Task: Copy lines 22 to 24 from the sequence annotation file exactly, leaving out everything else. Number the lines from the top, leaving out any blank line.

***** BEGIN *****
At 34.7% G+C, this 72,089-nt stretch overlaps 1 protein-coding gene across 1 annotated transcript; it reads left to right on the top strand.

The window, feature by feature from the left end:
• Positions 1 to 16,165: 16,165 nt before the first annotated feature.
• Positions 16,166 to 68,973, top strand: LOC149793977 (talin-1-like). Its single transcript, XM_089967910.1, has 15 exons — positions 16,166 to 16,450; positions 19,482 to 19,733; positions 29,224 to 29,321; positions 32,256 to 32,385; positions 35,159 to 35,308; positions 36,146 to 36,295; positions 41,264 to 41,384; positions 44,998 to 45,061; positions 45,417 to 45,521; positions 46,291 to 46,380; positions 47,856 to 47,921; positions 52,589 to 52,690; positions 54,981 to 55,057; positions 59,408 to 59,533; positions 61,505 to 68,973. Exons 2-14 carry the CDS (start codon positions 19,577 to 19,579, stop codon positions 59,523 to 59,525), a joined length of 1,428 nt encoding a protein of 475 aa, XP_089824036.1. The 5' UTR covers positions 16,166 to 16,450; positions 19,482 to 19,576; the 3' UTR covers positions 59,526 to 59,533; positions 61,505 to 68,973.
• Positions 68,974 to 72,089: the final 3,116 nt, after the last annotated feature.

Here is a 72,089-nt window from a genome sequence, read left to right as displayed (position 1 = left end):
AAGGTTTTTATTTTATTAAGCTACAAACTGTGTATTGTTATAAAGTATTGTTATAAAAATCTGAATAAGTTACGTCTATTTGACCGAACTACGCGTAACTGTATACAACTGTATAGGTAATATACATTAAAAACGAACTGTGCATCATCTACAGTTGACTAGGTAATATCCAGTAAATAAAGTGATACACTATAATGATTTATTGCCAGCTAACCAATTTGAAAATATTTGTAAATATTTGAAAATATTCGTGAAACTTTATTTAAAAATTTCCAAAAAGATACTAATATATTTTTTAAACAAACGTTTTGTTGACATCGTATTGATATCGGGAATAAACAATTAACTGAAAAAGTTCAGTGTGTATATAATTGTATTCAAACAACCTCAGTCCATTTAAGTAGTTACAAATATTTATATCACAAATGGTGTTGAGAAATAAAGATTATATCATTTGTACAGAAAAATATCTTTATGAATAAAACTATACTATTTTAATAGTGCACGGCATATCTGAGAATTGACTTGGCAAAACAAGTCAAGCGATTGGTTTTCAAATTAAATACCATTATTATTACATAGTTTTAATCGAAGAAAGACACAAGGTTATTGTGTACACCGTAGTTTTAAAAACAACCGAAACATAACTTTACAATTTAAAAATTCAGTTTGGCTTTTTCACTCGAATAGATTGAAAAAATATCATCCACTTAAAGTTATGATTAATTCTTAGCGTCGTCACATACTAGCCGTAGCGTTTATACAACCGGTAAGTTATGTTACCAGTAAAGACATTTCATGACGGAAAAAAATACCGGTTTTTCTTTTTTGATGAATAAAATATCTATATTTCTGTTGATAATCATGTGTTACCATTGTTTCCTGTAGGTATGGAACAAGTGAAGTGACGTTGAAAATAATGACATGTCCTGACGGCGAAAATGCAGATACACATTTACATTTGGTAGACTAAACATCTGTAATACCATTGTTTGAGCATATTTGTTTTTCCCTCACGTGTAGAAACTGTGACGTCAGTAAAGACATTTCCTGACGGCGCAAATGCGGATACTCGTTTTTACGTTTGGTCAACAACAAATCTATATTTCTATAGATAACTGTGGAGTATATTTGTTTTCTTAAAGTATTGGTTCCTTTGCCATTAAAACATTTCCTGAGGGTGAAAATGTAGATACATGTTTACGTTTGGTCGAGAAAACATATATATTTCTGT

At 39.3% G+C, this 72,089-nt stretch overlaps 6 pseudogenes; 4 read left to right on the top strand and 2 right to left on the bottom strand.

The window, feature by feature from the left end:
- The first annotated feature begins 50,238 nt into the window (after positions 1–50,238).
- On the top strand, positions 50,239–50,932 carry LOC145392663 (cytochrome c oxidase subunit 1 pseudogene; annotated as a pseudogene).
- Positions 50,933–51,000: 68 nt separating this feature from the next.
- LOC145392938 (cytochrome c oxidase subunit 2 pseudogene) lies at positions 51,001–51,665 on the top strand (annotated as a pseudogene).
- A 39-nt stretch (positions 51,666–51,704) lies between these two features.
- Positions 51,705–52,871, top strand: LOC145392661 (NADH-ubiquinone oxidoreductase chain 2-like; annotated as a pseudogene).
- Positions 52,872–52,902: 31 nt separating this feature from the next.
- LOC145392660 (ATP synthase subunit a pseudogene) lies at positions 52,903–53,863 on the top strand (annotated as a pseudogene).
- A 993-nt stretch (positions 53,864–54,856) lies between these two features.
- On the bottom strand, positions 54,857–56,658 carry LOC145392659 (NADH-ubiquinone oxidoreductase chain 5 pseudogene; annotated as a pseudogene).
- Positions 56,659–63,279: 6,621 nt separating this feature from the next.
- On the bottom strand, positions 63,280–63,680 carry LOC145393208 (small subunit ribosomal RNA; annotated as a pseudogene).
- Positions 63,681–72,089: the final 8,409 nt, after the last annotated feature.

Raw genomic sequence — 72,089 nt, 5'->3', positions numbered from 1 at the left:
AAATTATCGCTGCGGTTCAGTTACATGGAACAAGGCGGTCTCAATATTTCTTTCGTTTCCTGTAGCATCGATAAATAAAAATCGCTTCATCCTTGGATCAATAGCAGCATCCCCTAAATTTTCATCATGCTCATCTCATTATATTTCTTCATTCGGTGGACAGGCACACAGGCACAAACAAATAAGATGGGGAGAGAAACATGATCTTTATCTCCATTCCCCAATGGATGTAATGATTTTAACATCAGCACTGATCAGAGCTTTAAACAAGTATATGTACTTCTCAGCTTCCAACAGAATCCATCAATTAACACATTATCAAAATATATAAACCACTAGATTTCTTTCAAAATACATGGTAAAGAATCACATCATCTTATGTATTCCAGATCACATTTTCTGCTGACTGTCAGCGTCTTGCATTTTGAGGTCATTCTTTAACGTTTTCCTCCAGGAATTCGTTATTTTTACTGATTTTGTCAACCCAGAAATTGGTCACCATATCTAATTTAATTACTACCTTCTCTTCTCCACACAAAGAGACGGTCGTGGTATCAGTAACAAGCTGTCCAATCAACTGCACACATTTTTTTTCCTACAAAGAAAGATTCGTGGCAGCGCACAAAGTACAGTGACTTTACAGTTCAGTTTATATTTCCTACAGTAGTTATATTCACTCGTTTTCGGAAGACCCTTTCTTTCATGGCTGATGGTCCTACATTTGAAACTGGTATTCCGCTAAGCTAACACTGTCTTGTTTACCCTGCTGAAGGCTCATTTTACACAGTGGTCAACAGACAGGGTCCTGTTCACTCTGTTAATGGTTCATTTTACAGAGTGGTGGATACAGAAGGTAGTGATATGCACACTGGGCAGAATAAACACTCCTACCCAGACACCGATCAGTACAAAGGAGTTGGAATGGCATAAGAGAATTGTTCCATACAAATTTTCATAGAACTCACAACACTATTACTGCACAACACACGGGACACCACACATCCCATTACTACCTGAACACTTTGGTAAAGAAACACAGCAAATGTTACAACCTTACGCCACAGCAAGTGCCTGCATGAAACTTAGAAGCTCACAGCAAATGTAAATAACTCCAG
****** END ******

- Positions 63,681–72,089: the final 8,409 nt, after the last annotated feature.

Raw genomic sequence — 72,089 nt, 5'->3', positions numbered from 1 at the left:
AAATTATCGCTGCGGTTCAGTTACATGGAACAAGGCGGTCTCAATATTTCTTTCGTTTCCTGTAGCATCGATAAATAAAAATCGCTTCATCCTTGGATCAATAGCAGCATCCCCTAAATTTTCATCATGCTCATCTCATTATATTTCTTCATTCGGTGGACAGGCACACAGGCACAAACAAATAAGATGGGGAGAGAAACATGATCTTTATCTCCATTCCCCAATGGATGTAATGATTTTAACATCAGCACTGATCAGAGCTTTAAACAAGTATATGTACTTCTCAGCTTCCAACAGAATCCATCAATTAACACATTATCAAAATATATAAACCACTAGATTTCTTTCAAAATACATGGTAAAGAATCACATCATCTTATGTATTCCAGATCACATTTTCTGCTGACTGTCAGCGTCTTGCATTTTGAGGTCATTCTTTAACGTTTTCCTCCAGGAATTCGTTATTTTTACTGATTTTGTCAACCCAGAAATTGGTCACCATATCTAATTTAATTACTACCTTCTCTTCTCCACACAAAGAGACGGTCGTGGTATCAGTAACAAGCTGTCCAATCAACTGCACACATTTTTTTTCCTACAAAGAAAGATTCGTGGCAGCGCACAAAGTACAGTGACTTTACAGTTCAGTTTATATTTCCTACAGTAGTTATATTCACTCGTTTTCGGAAGACCCTTTCTTTCATGGCTGATGGTCCTACATTTGAAACTGGTATTCCGCTAAGCTAACACTGTCTTGTTTACCCTGCTGAAGGCTCATTTTACACAGTGGTCAACAGACAGGGTCCTGTTCACTCTGTTAATGGTTCATTTTACAGAGTGGTGGATACAGAAGGTAGTGATATGCACACTGGGCAGAATAAACACTCCTACCCAGACACCGATCAGTACAAAGGAGTTGGAATGGCATAAGAGAATTGTTCCATACAAATTTTCATAGAACTCACAACACTATTACTGCACAACACACGGGACACCACACATCCCATTACTACCTGAACACTTTGGTAAAGAAACACAGCAAATGTTACAACCTTACGCCACAGCAAGTGCCTGCATGAAACTTAGAAGCTCACAGCAAATGTAAATAACTCCAG